Opinion > Todays Column

From a mistake, so many stories

Keith Blackledge was the editor of The Telegraph for 25 years. He is now a Telegraph contributing editor and freelance writer.

Published: Sunday, July 6, 2008 4:18 AM CDT
"Life turns on a feather," Frank Nolte said. He was talking about his few minutes at the North Platte Canteen when he was 18 - the few minutes that brought him back bearing gifts when he was 84.

The World War II Canteen does frequently generate unexpected and far-reaching results that continue to fascinate.


If the people at the North Platte train station had gone home with their cookies after discovering the train carried Kansas soldiers when a Nebraska unit from North Platte had been expected, the story might have ended there.

If young Rae Wilson had not written a letter to the newspaper, the episode would have been forgotten.

If volunteers from our town and a wide range of surrounding communities had said the idea was too much trouble and too expensive ("and no one would thank us anyway") there would have been no reason for Frank to get off the train.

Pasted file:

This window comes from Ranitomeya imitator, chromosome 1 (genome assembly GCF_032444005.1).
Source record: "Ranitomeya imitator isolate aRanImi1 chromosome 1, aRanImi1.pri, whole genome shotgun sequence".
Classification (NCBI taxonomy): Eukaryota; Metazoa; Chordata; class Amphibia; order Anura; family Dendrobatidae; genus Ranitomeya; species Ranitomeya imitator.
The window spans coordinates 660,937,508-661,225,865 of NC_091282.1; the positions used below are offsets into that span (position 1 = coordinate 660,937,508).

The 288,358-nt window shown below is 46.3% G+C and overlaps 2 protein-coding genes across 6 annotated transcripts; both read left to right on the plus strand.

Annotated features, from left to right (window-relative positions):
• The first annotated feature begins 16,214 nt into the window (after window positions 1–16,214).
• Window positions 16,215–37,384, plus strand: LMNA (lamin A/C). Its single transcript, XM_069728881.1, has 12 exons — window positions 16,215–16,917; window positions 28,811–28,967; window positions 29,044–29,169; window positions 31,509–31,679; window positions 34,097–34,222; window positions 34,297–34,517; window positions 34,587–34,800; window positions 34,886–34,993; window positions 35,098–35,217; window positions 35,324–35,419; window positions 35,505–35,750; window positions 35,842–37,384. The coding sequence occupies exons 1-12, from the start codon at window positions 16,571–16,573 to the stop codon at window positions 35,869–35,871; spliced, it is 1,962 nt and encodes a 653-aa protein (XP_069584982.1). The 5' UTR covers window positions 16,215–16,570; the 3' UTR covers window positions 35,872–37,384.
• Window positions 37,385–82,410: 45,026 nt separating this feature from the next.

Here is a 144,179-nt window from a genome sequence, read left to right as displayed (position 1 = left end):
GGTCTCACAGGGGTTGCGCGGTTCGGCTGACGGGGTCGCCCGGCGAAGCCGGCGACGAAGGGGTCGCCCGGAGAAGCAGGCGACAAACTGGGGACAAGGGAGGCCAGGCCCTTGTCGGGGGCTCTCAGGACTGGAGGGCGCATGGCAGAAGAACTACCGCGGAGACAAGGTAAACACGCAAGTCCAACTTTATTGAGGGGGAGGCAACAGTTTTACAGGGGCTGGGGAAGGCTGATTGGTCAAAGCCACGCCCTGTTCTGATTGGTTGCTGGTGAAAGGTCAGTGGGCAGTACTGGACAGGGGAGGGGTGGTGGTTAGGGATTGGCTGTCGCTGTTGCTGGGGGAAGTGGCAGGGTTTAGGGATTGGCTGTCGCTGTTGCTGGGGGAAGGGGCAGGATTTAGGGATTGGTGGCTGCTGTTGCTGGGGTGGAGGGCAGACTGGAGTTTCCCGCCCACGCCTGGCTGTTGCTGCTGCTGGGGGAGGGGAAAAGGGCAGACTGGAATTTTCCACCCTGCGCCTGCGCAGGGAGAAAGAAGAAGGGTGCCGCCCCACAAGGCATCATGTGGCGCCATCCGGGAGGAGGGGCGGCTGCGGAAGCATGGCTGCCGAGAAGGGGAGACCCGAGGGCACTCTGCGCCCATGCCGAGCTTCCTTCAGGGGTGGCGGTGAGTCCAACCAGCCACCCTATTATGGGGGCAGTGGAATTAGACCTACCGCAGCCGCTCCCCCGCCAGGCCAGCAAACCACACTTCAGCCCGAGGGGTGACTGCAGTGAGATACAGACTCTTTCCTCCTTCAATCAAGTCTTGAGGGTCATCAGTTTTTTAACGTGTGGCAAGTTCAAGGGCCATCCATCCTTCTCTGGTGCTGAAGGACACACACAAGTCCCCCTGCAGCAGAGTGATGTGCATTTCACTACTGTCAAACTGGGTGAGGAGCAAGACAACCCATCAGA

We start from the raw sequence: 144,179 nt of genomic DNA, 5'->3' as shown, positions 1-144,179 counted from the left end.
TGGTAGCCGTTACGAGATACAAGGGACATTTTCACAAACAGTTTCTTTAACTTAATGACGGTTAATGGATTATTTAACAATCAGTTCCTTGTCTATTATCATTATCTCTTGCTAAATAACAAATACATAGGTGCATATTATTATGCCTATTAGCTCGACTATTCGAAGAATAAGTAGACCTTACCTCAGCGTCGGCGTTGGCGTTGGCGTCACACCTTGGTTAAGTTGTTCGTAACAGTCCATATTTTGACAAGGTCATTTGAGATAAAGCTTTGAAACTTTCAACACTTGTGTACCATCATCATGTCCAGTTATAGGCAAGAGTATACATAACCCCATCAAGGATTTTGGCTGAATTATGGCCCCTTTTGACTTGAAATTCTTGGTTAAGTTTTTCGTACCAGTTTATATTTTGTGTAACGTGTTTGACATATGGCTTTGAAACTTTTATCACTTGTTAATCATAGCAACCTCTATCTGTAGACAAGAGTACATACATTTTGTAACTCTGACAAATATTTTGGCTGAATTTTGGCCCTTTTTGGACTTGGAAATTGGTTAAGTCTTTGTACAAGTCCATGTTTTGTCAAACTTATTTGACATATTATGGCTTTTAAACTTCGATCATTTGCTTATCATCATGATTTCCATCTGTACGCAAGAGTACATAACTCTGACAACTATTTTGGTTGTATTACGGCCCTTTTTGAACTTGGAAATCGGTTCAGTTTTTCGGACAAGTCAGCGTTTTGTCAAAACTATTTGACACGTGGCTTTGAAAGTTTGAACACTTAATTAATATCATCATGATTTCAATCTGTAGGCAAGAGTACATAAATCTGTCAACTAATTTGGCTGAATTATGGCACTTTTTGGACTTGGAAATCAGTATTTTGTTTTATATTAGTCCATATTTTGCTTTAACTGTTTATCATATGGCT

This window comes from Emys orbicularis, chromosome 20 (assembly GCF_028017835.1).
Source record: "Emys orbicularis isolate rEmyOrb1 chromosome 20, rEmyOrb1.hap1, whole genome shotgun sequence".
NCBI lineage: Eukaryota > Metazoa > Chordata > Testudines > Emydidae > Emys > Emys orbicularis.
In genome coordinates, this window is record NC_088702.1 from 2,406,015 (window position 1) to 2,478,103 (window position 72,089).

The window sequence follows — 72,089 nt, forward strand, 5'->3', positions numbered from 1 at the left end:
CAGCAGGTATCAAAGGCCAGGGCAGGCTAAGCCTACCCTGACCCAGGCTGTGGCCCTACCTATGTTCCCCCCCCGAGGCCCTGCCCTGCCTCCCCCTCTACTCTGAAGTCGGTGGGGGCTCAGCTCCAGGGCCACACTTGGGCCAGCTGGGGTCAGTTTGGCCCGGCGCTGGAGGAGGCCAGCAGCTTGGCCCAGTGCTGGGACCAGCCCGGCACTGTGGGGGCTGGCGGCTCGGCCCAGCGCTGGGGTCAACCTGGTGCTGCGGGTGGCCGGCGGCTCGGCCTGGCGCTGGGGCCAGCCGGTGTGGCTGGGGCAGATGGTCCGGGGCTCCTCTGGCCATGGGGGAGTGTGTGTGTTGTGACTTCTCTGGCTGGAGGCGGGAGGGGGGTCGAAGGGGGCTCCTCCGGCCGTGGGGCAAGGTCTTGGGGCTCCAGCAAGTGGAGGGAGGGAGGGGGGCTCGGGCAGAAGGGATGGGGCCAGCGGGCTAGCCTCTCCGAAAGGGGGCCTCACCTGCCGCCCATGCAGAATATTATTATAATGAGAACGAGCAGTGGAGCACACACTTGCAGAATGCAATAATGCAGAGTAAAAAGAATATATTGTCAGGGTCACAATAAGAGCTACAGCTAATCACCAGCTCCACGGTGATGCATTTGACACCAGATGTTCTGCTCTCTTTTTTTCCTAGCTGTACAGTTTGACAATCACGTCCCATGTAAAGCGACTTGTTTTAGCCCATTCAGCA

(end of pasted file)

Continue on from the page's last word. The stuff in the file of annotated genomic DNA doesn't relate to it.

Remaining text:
If the Canteen had folded after a few weeks or months when everyone discovered it was, indeed, a lot of work and much trouble (what with rationing and all), it would never have attracted the interest of storytellers such as Charles Kuralt, Jim Reisdorf, Bob Greene, Nebraska Educational Television and others.

If Martin Steinbeck at North Platte Community College had not, on his own time, designed a Web page to preserve this history in a form not even imagined when the Canteen was born, Frank Nolte might not have renewed his own interest in the Canteen story.

But for the coincidence that Martin is in charge of the med-tech program at the college, and Frank's late wife had spent 47 years working as a medical technician before her death in March, her husband might not have thought of providing scholarships to med-tech students at some college way out in Nebraska.

And because that 84-year-old World War II veteran in Michigan is healthy, vigorous and intensely interested in life, two North Platte students get a tuition break traceable to a December night in 1941 when a mistaken rumor brought several hundred of our townspeople to the wrong place at the wrong time.

As Frank Nolte said last week during a visit to the Canteen exhibit at the Lincoln County Museum, "life turns on a feather."

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